I would use some 3/16" or 1/4" brass for the flanges as someone else already stated. Somehow I missed the intention to make flanges from the tube, I was picturing an oval section for an intake port match.

    You can also solder copper to steel, if you happen to have a steel flange that matches your engine or carburetor.

    B.
     
  10. dracothered

    dracothered New Member

    Joined:
    Jul 25, 2012
    Messages:
    973
    Likes Received:
    0
    Really it will work with the steel as I have some big washers I bought earlier for this and then was told I can't silver solder copper to steel. This would make it easier to make the flanges as I will not have to drill a large center hole in the flange.
     
  11. 2door

    2door Moderator
    Staff Member

    Joined:
    Sep 15, 2008
    Messages:
    16,304
    Likes Received:
    29
    You'll need to get some practice before you attempt to silver solder copper to steel. It can be done, is done everyday, but it's not a job for someone without experience. Before you jump into it you might want to check the prices on a roll of silver solder. It might cost you more than the rest of your bike.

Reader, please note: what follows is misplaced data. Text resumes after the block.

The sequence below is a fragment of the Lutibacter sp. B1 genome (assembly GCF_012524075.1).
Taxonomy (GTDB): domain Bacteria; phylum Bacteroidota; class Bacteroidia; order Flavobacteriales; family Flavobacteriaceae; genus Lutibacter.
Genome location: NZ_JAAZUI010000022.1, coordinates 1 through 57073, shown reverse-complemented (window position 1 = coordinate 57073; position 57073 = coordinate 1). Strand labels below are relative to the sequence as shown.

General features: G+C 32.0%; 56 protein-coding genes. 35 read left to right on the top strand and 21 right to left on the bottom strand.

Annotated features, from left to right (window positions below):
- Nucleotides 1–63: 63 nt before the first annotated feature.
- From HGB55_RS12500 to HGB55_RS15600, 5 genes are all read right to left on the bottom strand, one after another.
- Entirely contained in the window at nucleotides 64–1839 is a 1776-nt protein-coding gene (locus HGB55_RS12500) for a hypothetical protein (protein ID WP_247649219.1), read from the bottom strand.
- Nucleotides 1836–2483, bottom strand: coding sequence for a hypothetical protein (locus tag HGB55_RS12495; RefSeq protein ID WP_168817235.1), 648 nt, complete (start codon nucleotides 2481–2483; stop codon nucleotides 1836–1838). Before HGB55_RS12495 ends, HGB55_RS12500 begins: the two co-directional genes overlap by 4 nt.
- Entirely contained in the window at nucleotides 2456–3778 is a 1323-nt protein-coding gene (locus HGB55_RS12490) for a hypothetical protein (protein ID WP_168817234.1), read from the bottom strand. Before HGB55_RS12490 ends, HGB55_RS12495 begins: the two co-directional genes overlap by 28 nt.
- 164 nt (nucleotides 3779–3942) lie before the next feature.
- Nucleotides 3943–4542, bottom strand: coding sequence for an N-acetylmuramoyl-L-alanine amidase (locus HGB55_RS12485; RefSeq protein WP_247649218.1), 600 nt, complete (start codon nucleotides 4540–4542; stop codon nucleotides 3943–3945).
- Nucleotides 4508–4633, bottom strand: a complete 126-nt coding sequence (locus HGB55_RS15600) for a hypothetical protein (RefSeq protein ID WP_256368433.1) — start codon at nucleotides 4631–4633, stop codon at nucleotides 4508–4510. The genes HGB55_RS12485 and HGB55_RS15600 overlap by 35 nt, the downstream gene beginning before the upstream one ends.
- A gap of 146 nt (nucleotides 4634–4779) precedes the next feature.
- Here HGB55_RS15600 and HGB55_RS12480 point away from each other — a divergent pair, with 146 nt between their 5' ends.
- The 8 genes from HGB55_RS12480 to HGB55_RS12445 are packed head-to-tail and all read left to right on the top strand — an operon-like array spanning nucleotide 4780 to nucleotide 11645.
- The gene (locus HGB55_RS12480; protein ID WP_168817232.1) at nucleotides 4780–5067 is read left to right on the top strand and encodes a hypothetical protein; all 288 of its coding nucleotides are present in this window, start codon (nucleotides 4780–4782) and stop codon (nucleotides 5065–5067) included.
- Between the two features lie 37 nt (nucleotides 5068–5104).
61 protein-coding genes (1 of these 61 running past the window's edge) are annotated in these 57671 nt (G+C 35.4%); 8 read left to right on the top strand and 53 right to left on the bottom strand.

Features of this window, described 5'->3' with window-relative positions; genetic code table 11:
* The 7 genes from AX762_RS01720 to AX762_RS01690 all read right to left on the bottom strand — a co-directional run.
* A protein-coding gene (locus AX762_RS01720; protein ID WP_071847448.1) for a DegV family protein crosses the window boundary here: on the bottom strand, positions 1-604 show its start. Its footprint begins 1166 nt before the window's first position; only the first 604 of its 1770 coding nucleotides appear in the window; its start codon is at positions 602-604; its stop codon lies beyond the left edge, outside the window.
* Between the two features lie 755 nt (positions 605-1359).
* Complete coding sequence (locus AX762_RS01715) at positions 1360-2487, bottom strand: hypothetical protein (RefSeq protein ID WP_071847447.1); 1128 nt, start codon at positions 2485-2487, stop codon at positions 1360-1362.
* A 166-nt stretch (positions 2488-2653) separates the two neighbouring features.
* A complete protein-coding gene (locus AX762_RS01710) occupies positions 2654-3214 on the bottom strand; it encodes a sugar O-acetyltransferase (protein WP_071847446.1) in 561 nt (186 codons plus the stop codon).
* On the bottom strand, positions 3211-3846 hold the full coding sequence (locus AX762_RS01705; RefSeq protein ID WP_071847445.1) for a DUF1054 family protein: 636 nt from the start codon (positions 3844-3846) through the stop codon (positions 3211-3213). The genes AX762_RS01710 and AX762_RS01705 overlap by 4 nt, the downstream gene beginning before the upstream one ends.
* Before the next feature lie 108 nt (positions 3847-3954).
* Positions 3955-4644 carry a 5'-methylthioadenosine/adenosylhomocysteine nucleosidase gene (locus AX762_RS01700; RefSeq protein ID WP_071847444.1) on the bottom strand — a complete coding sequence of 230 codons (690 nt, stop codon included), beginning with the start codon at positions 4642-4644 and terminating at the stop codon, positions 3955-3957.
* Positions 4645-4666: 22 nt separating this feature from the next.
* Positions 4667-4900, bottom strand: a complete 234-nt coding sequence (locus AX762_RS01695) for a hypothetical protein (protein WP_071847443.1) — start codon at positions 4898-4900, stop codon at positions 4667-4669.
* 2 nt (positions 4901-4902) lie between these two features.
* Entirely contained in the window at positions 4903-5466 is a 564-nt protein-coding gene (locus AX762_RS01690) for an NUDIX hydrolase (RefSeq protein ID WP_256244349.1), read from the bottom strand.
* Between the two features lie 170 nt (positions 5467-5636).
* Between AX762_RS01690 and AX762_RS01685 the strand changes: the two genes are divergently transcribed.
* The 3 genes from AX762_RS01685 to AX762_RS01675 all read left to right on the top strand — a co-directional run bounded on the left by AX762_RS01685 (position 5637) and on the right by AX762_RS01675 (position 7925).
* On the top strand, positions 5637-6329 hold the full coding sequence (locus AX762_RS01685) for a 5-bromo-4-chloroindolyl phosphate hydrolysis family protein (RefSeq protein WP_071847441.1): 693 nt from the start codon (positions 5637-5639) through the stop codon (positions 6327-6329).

When we're talking about 'silver solder' we're not referring to the stuff on the hardware store shelves in the plumbing section. Just because it's silver in color, most solder is, doesn't mean it is the type used to get a good solid solder joint that will be needed to keep your carburetor from vibrating off.

    My advice would be to befriend an air conditioning mechanic and have him do the work for you. A/C guys silver solder copper pipe/tubing to steel mufflers, driers and compressors. It requires high heat, preferably oxy/act or a turbo torch. You won't get it to flow with a little butane torch. It also needs a special flux available where silver solder is sold.

    Tom
     
  12. dracothered